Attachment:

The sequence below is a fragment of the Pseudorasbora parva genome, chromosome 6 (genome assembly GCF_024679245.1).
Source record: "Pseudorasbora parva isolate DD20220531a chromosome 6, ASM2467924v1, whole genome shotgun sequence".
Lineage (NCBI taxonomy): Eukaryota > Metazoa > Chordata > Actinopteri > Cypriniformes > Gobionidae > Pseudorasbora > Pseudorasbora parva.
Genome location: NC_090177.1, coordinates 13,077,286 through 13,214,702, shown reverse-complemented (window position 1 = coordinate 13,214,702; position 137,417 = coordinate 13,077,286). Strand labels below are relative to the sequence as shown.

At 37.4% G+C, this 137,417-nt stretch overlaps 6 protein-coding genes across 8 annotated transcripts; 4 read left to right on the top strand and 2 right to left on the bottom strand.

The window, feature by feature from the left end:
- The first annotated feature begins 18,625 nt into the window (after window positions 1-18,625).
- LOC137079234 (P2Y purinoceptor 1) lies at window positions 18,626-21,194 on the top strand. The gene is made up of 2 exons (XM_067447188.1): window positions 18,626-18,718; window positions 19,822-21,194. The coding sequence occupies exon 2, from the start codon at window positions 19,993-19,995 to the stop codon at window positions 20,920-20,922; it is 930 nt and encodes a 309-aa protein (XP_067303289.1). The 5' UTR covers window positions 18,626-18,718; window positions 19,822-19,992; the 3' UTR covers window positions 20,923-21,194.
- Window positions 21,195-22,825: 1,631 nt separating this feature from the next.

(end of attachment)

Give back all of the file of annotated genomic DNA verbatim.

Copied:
The sequence below is a fragment of the Pseudorasbora parva genome, chromosome 6 (genome assembly GCF_024679245.1).
Source record: "Pseudorasbora parva isolate DD20220531a chromosome 6, ASM2467924v1, whole genome shotgun sequence".
Lineage (NCBI taxonomy): Eukaryota > Metazoa > Chordata > Actinopteri > Cypriniformes > Gobionidae > Pseudorasbora > Pseudorasbora parva.
Genome location: NC_090177.1, coordinates 13,077,286 through 13,214,702, shown reverse-complemented (window position 1 = coordinate 13,214,702; position 137,417 = coordinate 13,077,286). Strand labels below are relative to the sequence as shown.

At 37.4% G+C, this 137,417-nt stretch overlaps 6 protein-coding genes across 8 annotated transcripts; 4 read left to right on the top strand and 2 right to left on the bottom strand.

The window, feature by feature from the left end:
- The first annotated feature begins 18,625 nt into the window (after window positions 1-18,625).
- LOC137079234 (P2Y purinoceptor 1) lies at window positions 18,626-21,194 on the top strand. The gene is made up of 2 exons (XM_067447188.1): window positions 18,626-18,718; window positions 19,822-21,194. The coding sequence occupies exon 2, from the start codon at window positions 19,993-19,995 to the stop codon at window positions 20,920-20,922; it is 930 nt and encodes a 309-aa protein (XP_067303289.1). The 5' UTR covers window positions 18,626-18,718; window positions 19,822-19,992; the 3' UTR covers window positions 20,923-21,194.
- Window positions 21,195-22,825: 1,631 nt separating this feature from the next.